And through 22, the writer-directors get to examine the smallest and most joyous wonders of life. 22 is a visually simple creature, little more than a glowing lollipop with eyes and teeth, lacking all the specificity and grounding detail that the film brings to its various New York neighborhoods. Because the soul has literally never lived, and doesn’t see the appeal of a physical body or life on a flawed and frightening Earth in a gradually failing meat-suit, Joe has the challenge of showing 22 what life is about. Just as he does with his students, he has to do it through his own perspective on life and his own fascinations and loves. He’s brusque and demanding about it all, because he’s operating on a deadline — his first gig with Dorothea is approaching, and he doesn’t want to miss out.
If there’s a flaw to Soul, it’s that the film’s comedy aspects can seem a little outsized next to its more thoughtful moments. Joe’s audition for Dorothea, where he loses himself in creating music, is a sweet wonder, and his arrival in the Great Before is a startling series of visual revelations, as he meets a series of higher beings named Jerry (voiced by Alice Braga and Richard Ayoade, among others) who look equally inspired by Pablo Picasso and Al Hirschfeld. The first act’s transition from the grounded specificity of a Queens school and tailor shop (where Joe’s disapproving mother, voiced by Phylicia Rashad, holds sway) to the comforting plush-pastel fuzziness of the Great Before is all fairly breathtaking. The goofy physical comedy can’t live up to that kind of standard.
But the film’s visual innovations go a long way toward establishing a sense of good will that carries throughout the sillier and more repetitive action. The directors clearly put a lot of thought into designing an other-dimensional world that looks unfamiliar, yet soft and comforting, a kind of cuddly cradle that still feels startlingly alien. Even Joe’s transition from Beyond to Before feels like a showreel, a series of giddy visual experiments where the filmmakers’ imaginations get the kind of free rein that’s becoming more uncommon as animation relentlessly moves closer to visual realism.
The film’s third act pulls the story back together. A simple scene where a character looks up at a tree, with sunlight filtering through the leaves and falling on their face, is as warm and life-affirming as anything Pixar has ever done. Soul takes on questions like “Does fantasy ever live up to reality?” and “Can the choices that give our lives meaning actually satisfy us?”, but its best revelations come from its moments of stillness and simplicity. A late-film montage, as Joe plays piano and remembers scenes from his life, recalls the depth of bittersweet, complicated emotion every Pixar movie used to have.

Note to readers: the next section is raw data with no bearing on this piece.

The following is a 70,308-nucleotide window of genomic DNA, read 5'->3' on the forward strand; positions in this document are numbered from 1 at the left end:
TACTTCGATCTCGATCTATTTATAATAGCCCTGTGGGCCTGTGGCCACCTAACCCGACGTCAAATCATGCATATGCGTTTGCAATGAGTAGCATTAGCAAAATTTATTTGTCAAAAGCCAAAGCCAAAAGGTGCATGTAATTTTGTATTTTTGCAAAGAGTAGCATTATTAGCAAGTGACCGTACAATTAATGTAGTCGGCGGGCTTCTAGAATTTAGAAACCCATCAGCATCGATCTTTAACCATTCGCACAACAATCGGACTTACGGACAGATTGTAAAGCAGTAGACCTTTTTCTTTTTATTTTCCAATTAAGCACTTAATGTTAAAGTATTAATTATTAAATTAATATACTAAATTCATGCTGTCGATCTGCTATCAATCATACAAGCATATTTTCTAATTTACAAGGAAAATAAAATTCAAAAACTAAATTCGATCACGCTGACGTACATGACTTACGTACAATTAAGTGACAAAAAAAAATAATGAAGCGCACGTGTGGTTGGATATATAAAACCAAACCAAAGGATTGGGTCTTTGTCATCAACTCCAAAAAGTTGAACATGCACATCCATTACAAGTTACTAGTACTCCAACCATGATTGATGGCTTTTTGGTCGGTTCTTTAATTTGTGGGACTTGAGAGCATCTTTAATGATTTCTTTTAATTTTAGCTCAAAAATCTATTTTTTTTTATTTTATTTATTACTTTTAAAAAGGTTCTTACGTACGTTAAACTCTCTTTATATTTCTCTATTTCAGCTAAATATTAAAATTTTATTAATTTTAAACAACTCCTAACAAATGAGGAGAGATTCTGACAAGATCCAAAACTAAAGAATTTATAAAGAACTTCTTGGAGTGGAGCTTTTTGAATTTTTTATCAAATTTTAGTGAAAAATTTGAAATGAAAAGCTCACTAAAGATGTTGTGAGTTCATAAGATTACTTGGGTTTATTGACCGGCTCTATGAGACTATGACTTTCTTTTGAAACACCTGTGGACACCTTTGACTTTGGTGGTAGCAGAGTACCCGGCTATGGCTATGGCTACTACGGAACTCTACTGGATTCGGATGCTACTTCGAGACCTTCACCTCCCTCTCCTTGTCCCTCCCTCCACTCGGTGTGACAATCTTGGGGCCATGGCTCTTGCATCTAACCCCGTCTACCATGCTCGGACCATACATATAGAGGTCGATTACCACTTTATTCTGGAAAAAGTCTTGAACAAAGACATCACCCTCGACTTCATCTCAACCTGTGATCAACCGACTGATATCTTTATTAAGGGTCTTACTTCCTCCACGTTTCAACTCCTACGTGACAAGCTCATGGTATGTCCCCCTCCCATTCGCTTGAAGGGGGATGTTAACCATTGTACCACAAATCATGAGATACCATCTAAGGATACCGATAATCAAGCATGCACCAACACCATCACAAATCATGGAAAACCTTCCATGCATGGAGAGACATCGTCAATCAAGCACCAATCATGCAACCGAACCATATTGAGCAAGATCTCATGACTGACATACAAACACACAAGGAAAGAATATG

And that more than anything is what makes Soul feel like a return to Pixar’s most daring days. The studio’s best movies have always focused on different kinds of startling specificity, from the familiar pretend-games of childhood in Toy Story to the wordless space ballet in WALL-E. Soul has big messages and playful imagery, but it’s ultimately the kind of movie that encourages people to appreciate all the small joys of life, to take nothing for granted, and to be aware of the choices they’re making, and the impact those choices have.
Soul will come in for endless analysis of the details that give it shape. One of its subtlest but most daring touches is that it doesn’t have significant white characters at all — it seems natural enough that the people in Joe’s most immediate circle of family and friends are Black, but it’s also notable that the authority figures in his world, from minor characters (the principal, a doctor, a random cop) to major ones (all the Great Before counselors and accounts) are also people of color, from a range of genders and ethnicities. That choice, and the view of Black community life — particularly Joe’s relationship with his mother, and a barbershop scene that defines how Joe relates to his friends — will certainly be studied and examined at length.
Having another Pixar movie that invites and supports that level of scrutiny again feels like a relief. After a wave of Pixar films that made money but didn’t start conversations, that sparked mild interest but not stronger emotions, Soul feels like returning to an old friend for a satisfying talk about life. It’s funny, and surprising, and powerful, but above all, it feels like Pixar returning to the core values that used to define it as a creative house, and returning to the inspiring industry leader it used to be.
Soul premieres on Disney Plus on Dec. 25.